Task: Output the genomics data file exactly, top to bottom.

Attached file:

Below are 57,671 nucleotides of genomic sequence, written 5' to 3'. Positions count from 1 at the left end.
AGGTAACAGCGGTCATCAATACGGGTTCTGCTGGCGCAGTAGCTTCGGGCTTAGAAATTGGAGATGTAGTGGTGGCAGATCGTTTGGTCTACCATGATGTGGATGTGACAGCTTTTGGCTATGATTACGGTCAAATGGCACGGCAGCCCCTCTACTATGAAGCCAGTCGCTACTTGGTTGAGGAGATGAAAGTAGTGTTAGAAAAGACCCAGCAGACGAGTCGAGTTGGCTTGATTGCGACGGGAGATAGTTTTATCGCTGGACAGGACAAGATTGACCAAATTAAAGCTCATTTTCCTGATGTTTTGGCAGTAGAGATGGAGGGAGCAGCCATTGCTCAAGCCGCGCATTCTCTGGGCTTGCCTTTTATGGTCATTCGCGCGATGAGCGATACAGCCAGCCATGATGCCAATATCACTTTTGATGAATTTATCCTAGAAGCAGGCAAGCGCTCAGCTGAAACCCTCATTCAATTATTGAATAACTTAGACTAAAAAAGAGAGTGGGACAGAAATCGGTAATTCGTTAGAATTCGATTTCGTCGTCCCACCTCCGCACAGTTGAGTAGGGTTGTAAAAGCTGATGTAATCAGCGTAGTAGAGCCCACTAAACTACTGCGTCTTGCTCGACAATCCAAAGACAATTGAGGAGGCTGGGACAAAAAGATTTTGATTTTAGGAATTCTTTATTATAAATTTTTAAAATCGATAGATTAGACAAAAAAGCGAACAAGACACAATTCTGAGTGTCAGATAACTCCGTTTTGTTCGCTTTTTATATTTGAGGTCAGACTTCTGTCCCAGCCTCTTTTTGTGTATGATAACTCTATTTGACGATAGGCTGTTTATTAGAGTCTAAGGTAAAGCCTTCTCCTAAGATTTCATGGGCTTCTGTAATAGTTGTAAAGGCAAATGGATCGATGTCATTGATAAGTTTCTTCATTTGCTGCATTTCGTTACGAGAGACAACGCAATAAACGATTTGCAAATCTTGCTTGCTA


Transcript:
Below are 57,671 nucleotides of genomic sequence, written 5' to 3'. Positions count from 1 at the left end.
AGGTAACAGCGGTCATCAATACGGGTTCTGCTGGCGCAGTAGCTTCGGGCTTAGAAATTGGAGATGTAGTGGTGGCAGATCGTTTGGTCTACCATGATGTGGATGTGACAGCTTTTGGCTATGATTACGGTCAAATGGCACGGCAGCCCCTCTACTATGAAGCCAGTCGCTACTTGGTTGAGGAGATGAAAGTAGTGTTAGAAAAGACCCAGCAGACGAGTCGAGTTGGCTTGATTGCGACGGGAGATAGTTTTATCGCTGGACAGGACAAGATTGACCAAATTAAAGCTCATTTTCCTGATGTTTTGGCAGTAGAGATGGAGGGAGCAGCCATTGCTCAAGCCGCGCATTCTCTGGGCTTGCCTTTTATGGTCATTCGCGCGATGAGCGATACAGCCAGCCATGATGCCAATATCACTTTTGATGAATTTATCCTAGAAGCAGGCAAGCGCTCAGCTGAAACCCTCATTCAATTATTGAATAACTTAGACTAAAAAAGAGAGTGGGACAGAAATCGGTAATTCGTTAGAATTCGATTTCGTCGTCCCACCTCCGCACAGTTGAGTAGGGTTGTAAAAGCTGATGTAATCAGCGTAGTAGAGCCCACTAAACTACTGCGTCTTGCTCGACAATCCAAAGACAATTGAGGAGGCTGGGACAAAAAGATTTTGATTTTAGGAATTCTTTATTATAAATTTTTAAAATCGATAGATTAGACAAAAAAGCGAACAAGACACAATTCTGAGTGTCAGATAACTCCGTTTTGTTCGCTTTTTATATTTGAGGTCAGACTTCTGTCCCAGCCTCTTTTTGTGTATGATAACTCTATTTGACGATAGGCTGTTTATTAGAGTCTAAGGTAAAGCCTTCTCCTAAGATTTCATGGGCTTCTGTAATAGTTGTAAAGGCAAATGGATCGATGTCATTGATAAGTTTCTTCATTTGCTGCATTTCGTTACGAGAGACAACGCAATAAACGATTTGCAAATCTTGCTTGCTA